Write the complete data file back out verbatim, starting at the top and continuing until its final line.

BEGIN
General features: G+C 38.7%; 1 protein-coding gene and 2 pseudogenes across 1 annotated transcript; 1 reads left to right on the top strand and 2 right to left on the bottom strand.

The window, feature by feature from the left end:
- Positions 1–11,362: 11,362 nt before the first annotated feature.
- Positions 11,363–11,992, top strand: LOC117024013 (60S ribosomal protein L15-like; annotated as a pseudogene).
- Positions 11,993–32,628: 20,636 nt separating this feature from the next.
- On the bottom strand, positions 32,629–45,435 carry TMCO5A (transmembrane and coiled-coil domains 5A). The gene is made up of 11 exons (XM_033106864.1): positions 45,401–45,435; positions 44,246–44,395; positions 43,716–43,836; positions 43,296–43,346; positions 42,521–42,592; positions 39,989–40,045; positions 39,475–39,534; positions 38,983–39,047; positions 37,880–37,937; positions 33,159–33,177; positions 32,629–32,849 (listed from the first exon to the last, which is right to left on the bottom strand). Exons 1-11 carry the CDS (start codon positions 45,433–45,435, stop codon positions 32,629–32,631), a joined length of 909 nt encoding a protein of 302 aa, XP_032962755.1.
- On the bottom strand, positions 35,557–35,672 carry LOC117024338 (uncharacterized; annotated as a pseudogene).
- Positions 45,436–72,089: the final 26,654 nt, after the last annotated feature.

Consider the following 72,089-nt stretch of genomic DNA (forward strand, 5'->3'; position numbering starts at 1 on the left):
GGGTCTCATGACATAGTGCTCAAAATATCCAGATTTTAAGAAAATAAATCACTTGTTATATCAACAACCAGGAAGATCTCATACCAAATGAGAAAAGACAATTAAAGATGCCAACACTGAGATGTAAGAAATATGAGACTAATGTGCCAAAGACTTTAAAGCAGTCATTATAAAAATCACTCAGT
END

General features: G+C 38.7%; 1 protein-coding gene and 2 pseudogenes across 1 annotated transcript; 1 reads left to right on the top strand and 2 right to left on the bottom strand.

The window, feature by feature from the left end:
- Positions 1–11,362: 11,362 nt before the first annotated feature.
- Positions 11,363–11,992, top strand: LOC117024013 (60S ribosomal protein L15-like; annotated as a pseudogene).
- Positions 11,993–32,628: 20,636 nt separating this feature from the next.
- On the bottom strand, positions 32,629–45,435 carry TMCO5A (transmembrane and coiled-coil domains 5A). The gene is made up of 11 exons (XM_033106864.1): positions 45,401–45,435; positions 44,246–44,395; positions 43,716–43,836; positions 43,296–43,346; positions 42,521–42,592; positions 39,989–40,045; positions 39,475–39,534; positions 38,983–39,047; positions 37,880–37,937; positions 33,159–33,177; positions 32,629–32,849 (listed from the first exon to the last, which is right to left on the bottom strand). Exons 1-11 carry the CDS (start codon positions 45,433–45,435, stop codon positions 32,629–32,631), a joined length of 909 nt encoding a protein of 302 aa, XP_032962755.1.
- On the bottom strand, positions 35,557–35,672 carry LOC117024338 (uncharacterized; annotated as a pseudogene).
- Positions 45,436–72,089: the final 26,654 nt, after the last annotated feature.

Consider the following 72,089-nt stretch of genomic DNA (forward strand, 5'->3'; position numbering starts at 1 on the left):
GGGTCTCATGACATAGTGCTCAAAATATCCAGATTTTAAGAAAATAAATCACTTGTTATATCAACAACCAGGAAGATCTCATACCAAATGAGAAAAGACAATTAAAGATGCCAACACTGAGATGTAAGAAATATGAGACTAATGTGCCAAAGACTTTAAAGCAGTCATTATAAAAATCACTCAGT